''The show must go on, as they say. And it will in a big way.'' So says American Idol exec producer Cecile Frot-Coutaz about the splashy announcement on Sept. 9 that Ellen DeGeneres will fill Paula Abdul's vacant judge's chair come February. The deal was unusual by Hollywood standards not because of DeGeneres' Idol salary (which one agent estimates in the $5-7 million range), but due to how quickly the blockbuster pact came together. It took a little more than two weeks for TV's No. 1 show to lock up the Emmy-winning talk-show host. ''When something gets in her head, she wants to do it,'' says Hilary Estey McLoughlin, president of Telepictures Productions, which produces The Ellen DeGeneres Show. Adds Mike Darnell, Fox's president of alternative entertainment, ''I'm still a little bit in shock myself. We thought it could take months, if we could find anybody.... [But] sometimes serendipity happens.''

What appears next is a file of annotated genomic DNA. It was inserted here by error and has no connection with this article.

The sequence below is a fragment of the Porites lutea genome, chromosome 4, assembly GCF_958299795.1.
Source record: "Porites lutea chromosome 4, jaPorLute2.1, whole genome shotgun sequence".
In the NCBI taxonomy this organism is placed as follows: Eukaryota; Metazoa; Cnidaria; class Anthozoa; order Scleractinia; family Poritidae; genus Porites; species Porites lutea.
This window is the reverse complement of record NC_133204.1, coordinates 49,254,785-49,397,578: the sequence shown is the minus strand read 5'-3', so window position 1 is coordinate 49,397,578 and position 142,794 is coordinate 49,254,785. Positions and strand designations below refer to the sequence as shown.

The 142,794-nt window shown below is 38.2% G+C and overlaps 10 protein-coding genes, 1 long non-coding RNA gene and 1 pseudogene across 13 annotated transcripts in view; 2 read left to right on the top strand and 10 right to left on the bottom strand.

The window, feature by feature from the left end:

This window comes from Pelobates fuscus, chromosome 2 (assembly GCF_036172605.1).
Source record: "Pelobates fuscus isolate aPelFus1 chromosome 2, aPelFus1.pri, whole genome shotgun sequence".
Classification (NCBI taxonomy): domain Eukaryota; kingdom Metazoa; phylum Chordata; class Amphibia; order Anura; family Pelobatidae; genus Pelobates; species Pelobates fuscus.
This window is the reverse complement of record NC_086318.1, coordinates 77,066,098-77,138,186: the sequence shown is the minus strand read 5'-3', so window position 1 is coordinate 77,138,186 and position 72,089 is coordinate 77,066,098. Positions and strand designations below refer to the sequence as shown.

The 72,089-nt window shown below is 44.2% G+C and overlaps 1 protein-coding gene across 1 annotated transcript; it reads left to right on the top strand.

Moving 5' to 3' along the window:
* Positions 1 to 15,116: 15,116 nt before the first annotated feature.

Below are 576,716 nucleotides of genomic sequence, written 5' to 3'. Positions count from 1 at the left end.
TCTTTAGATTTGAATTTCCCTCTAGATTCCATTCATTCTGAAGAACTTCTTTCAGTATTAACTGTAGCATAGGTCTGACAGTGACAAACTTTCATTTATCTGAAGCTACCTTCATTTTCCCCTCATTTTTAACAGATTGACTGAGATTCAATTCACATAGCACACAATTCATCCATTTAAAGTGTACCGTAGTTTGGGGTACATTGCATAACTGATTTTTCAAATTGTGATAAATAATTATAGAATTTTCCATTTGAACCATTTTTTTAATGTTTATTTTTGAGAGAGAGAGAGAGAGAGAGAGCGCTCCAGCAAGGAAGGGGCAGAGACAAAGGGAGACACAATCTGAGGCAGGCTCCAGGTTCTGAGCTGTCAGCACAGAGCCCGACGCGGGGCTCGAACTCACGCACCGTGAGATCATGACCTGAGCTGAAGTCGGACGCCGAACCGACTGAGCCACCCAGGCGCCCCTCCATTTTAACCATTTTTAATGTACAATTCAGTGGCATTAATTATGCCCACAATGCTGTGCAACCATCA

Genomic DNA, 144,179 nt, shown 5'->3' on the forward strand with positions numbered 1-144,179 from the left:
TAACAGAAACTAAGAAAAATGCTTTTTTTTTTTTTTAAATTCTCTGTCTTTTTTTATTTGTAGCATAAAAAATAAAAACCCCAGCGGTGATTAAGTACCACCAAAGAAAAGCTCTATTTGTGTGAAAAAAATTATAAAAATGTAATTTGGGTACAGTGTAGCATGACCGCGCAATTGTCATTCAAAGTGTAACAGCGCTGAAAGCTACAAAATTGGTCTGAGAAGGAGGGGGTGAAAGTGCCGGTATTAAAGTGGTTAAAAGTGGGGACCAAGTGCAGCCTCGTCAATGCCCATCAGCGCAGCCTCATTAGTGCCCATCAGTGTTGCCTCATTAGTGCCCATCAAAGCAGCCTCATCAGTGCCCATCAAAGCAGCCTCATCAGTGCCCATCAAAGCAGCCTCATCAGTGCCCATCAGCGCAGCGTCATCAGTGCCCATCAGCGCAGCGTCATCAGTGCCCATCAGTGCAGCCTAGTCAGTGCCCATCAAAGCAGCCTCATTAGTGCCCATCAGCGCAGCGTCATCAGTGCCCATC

DeGeneres who will move up her Ellen tapings by two hours to accommodate the Idol schedule is a known Idol worshipper who's cohosted Idol Gives Back and served as a guest judge on fellow Fox competition So You Think You Can Dance in July. While she has no music-industry experience, Fox execs and Idol producers say that's her strength. ''She'll be speaking from an Everyman point of view,'' says Darnell, ''like she does when she's [watching] in her house saying 'I love Kris,' 'I love Adam.' It's a great element to add to the judges' panel.''
DeGeneres' moonlighting could also boost Ellen's viewership, especially now that the host plans to book every Idol contestant the day after he or she is booted. But let's get down to the biggest issue: How will she mesh with the notoriously tough Simon Cowell? ''I think she is strong enough to keep Simon in his place,'' says former Idol exec producer and current SYTYCD exec producer/judge Nigel Lythgoe. ''I don't think many people could just move in and give him a good smack when he is acting up. Ellen can.''
Additional reporting by Lynette Rice and Carrie Bell